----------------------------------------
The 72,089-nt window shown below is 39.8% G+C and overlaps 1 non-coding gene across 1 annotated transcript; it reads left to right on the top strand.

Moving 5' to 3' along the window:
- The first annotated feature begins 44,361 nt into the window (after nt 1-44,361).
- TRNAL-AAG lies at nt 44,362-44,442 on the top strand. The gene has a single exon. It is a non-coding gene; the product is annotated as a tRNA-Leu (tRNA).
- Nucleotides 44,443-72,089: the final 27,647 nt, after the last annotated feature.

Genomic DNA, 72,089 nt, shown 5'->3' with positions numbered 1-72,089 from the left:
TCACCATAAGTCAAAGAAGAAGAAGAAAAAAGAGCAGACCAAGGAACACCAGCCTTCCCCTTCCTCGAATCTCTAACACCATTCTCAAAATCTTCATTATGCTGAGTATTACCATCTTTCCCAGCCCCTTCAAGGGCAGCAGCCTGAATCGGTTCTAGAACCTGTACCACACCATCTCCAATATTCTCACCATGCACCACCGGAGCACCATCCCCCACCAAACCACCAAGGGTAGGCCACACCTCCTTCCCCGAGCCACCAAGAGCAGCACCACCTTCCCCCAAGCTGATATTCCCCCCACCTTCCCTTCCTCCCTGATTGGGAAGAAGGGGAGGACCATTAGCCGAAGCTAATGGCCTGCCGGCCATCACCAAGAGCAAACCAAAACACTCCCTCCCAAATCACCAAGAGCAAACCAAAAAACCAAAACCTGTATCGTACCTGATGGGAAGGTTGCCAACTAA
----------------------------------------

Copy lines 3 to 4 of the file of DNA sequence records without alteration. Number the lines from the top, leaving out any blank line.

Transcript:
- The first annotated feature begins 44,361 nt into the window (after nt 1-44,361).
- TRNAL-AAG lies at nt 44,362-44,442 on the top strand. The gene has a single exon. It is a non-coding gene; the product is annotated as a tRNA-Leu (tRNA).